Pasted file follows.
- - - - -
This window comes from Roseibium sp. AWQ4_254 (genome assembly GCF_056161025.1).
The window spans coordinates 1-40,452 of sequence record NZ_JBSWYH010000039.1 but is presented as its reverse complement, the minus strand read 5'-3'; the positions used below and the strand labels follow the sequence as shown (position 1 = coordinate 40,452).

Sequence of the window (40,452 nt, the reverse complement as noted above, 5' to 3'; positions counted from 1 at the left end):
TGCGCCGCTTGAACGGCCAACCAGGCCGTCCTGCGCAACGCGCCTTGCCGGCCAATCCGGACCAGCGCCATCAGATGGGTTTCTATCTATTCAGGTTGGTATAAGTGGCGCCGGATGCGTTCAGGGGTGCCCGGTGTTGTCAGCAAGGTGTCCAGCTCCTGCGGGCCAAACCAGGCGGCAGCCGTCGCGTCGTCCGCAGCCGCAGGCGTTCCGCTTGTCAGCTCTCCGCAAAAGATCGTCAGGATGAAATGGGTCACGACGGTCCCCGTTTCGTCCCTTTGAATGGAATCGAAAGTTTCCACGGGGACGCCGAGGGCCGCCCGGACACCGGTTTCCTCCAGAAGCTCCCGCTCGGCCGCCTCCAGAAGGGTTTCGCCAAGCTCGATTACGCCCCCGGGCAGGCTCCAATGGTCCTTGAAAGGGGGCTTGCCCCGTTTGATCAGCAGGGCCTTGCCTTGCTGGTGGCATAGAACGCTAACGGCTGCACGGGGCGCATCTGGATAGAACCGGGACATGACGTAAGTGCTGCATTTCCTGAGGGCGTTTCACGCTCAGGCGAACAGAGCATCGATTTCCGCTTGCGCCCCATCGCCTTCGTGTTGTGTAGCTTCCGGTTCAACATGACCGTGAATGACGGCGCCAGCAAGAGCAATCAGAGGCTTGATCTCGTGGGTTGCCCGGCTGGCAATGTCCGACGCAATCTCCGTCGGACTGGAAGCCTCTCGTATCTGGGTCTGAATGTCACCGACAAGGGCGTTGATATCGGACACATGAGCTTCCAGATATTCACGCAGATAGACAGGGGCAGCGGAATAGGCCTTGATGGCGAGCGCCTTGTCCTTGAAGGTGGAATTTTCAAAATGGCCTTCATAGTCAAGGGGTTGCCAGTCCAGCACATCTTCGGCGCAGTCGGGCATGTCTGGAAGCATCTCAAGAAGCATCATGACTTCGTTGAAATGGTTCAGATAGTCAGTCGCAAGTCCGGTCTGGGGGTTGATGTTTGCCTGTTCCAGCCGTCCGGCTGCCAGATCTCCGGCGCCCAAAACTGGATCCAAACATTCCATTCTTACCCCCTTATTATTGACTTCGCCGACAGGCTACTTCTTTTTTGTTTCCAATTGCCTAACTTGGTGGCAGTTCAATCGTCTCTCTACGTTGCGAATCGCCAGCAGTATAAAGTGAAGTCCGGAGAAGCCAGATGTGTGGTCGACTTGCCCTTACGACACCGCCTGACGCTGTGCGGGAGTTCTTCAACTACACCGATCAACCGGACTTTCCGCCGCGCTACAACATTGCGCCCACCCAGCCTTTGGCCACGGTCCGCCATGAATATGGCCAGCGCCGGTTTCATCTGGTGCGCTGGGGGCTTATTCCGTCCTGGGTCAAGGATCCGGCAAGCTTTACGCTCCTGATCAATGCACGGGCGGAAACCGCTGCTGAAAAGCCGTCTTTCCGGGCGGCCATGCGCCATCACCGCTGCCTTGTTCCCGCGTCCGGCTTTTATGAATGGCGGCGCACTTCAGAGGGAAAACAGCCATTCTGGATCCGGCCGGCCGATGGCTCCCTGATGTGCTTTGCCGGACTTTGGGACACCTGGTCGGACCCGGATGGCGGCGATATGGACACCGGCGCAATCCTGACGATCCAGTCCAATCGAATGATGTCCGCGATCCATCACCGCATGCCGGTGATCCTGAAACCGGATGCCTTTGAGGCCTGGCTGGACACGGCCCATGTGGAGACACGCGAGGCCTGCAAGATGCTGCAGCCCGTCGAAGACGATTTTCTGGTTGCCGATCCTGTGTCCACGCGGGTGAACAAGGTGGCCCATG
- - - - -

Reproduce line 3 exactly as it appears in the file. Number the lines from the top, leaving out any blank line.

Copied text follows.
Sequence of the window (40,452 nt, the reverse complement as noted above, 5' to 3'; positions counted from 1 at the left end):